THE CLEARED RECRUITING CHRONICLES: YOUR WEEKLY DoD RECRUITING TIPS TO OUT COMPETE THE NEXT NATIONAL SECURITY STAFFER.
Recruiters have been heavily relying on data since the emergence of data science – it’s something we should’ve been using for decades but there was little to no stress on measuring certain recruiting tasks to see if they were time wasters or a good return on investment.
One report that is rich in recruiting oriented data is the Security Clearance Compensation Report: a yearly offering that surveys around 45,000 security-cleared personnel. It’s easy to see the golden nuggets as a candidate. You will find what locations pay, what certifications matter, what security clearance access should be next on your list to target, and what types of positions create the happiest employees.
However, this is an incredible tool for staffing personnel and talent acquisition specialists alike. You just need to know what you’re looking for.
USING IT AS A BASELINE FOR SALARY PRICING
Obviously, salaries are based upon many factors: location, experience level, whether the position is government, if your proposal team submitted low rates, if you’re the prime or sub, etc. But as you are embedding yourself in the RFP response process and insisting that you are a part of the market research for key personnel / pricing, use this report to show average salaries that are offered for the location or job title. When pricing managers are faced with hard data on what salaries are offered, they will have to accept the fact that their numbers are too low.
TARGETING THE YOUNG JOB HOPPERS
Most respondents (82%) reported being with their current employer for five years or less, and 63% said they were with their current employer for two years or less. As millennials and generation Z have entered the national security field and leadership roles, we have seen that they are notorious job hoppers. They like to gain new experiences, diversify their connection pool, and try new things.
Even though respondents who stayed true to their employers past the six year mark saw a 6% higher bump in 2020 than in 2019, there are a large group of candidates who may toy with a new offer if they’ve been with their current employer two or three years.
Be mindful that you’ll be the one experiencing the sinking ship once the employee decides to jump on another offer in the next couple years. But, if you’re finding yourself in a bind with unfilled positions and an unhappy customer, it’s certainly worth it to sign a willing candidate now.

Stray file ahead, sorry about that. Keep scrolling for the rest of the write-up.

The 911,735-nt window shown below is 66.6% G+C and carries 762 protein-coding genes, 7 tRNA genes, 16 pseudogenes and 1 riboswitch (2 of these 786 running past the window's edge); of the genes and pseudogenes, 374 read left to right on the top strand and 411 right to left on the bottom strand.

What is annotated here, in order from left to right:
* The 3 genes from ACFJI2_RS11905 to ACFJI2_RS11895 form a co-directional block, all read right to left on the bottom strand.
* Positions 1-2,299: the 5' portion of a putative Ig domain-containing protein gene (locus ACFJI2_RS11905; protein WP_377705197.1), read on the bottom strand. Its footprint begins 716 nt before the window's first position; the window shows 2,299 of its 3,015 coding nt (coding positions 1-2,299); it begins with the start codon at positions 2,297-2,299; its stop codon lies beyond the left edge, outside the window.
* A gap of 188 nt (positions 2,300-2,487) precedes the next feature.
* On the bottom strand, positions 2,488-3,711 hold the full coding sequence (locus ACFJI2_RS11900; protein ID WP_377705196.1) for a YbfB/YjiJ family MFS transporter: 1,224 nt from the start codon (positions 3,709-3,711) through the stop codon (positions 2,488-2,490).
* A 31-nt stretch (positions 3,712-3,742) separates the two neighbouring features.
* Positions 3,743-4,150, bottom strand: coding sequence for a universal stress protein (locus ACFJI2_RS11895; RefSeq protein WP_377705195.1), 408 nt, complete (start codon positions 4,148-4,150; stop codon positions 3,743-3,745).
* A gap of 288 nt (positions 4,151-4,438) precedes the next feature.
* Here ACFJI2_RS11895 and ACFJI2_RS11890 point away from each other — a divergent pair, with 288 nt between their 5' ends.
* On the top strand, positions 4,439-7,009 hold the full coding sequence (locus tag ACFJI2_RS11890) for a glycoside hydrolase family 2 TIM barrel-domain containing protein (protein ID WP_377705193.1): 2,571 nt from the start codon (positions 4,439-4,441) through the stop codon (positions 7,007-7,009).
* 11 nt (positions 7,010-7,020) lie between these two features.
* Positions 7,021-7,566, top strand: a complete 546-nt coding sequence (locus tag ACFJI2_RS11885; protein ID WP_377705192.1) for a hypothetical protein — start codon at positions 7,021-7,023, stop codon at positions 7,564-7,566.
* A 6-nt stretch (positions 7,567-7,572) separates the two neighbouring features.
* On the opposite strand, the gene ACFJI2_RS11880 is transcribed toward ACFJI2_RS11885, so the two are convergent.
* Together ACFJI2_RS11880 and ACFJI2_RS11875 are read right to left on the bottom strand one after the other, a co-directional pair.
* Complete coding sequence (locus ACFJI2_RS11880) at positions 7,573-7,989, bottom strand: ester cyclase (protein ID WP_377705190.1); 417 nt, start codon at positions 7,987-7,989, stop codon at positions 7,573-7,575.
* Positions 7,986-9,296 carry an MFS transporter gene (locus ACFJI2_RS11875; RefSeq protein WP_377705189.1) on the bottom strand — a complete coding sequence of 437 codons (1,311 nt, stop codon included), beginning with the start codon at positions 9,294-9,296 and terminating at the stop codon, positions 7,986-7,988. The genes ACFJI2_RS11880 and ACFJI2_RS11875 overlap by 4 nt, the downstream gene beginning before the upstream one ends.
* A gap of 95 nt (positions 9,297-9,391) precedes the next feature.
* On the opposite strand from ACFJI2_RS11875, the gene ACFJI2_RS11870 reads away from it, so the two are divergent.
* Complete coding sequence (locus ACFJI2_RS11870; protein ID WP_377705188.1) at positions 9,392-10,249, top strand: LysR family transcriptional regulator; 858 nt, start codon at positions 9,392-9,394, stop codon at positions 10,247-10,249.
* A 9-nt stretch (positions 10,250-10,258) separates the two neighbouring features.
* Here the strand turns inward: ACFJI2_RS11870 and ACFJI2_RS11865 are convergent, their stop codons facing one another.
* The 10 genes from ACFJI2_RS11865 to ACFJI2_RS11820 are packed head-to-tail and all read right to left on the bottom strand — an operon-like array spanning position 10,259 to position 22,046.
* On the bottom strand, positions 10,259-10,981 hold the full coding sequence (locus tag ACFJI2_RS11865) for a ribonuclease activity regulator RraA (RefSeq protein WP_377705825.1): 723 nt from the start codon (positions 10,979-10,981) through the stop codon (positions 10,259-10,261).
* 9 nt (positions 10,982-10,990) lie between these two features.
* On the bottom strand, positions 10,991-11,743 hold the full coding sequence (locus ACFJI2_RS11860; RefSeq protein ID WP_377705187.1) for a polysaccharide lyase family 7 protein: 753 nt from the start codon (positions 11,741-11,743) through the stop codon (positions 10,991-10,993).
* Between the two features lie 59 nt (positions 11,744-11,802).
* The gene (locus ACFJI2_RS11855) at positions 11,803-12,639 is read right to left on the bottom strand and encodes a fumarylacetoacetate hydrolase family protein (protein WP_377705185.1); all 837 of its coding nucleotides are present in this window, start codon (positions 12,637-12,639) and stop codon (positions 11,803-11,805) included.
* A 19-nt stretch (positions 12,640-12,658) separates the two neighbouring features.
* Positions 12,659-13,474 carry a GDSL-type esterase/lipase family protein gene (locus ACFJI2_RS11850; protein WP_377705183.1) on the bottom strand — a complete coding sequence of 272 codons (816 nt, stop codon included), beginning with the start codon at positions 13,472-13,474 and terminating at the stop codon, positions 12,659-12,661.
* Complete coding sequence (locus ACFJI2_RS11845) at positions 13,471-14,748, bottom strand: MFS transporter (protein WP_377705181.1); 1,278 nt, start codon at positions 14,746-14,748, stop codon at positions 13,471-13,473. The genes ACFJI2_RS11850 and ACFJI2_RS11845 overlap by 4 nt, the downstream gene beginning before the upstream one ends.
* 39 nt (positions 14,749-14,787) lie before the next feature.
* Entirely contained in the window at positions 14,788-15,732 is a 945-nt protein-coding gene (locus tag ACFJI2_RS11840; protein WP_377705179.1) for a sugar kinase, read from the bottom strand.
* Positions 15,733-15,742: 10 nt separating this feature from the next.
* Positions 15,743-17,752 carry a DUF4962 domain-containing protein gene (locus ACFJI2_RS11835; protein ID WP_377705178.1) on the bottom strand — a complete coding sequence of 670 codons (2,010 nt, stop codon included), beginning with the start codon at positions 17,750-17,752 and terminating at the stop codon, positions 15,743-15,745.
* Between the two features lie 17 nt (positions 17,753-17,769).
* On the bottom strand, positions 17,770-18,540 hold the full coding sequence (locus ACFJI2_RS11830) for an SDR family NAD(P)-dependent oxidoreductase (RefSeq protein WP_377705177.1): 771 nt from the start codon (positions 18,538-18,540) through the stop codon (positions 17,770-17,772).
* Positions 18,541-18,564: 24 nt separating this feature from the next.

READING BETWEEN THE LINES TO REVAMP YOUR BENEFITS
Not every career in national security requires a certification, but if you’re a technical recruiter, you probably touch on IT jobs in the cleared industry that do. The 2021 Security Clearance Compensation Report surveyed for certifications, with half of respondents currently having one. Average total compensation was higher for the respondents who selected at least one certification and the most selected certification was CompTIA Security+.
Certs are important to cleared candidates in this field, and coincidentally, so is finding an employer that will pay for one in their benefits package. Since respondents with a Certified Information Systems Security Professional (CISSP) certification had the highest total compensation ($143,294), you could add this to your benefits package when recruiting lower level IT candidates (i.e. ‘we are willing to pay for your successful CISSP certification after 1-2 years with the company’). Note the data in the report for proof 😊.
TARGETING LOWER PAYING GIGS
Salary is a close second for being the biggest motivating factor for a candidate to accept a new offer (behind work/life balance or flexibility). The easiest way to find those candidates is by targeting lower paying (or higher cost of living) locations, lower paying military branches, or lower paying roles if the candidate can meet the minimum requirements.
Now, that’s only if your pricing proposal didn’t screw you over.
Look at rates for your current openings and see if they are higher than the averages listed in the report. After the National Guard at $87,507, the Army was the lowest paying military branch – so target those branches for service members that will be ETSing in the next few months.
For compensation by role, it’s tough to stretch candidate qualifications that just aren’t there (you aren’t going to be able to magically turn someone from HR into a mechanical engineer). But there are a few that you could negotiate with the customer. So if you find a candidate that is in an administrative role or business support (which came in at the lowest paying gig), see if they are close to graduating with a degree in Computer Science or Data Analytics and are pivoting to fit your technical support role. However, speak with the COR first to ensure you’re not wasting your time.
The point is think outside the box, but start with looking at the data.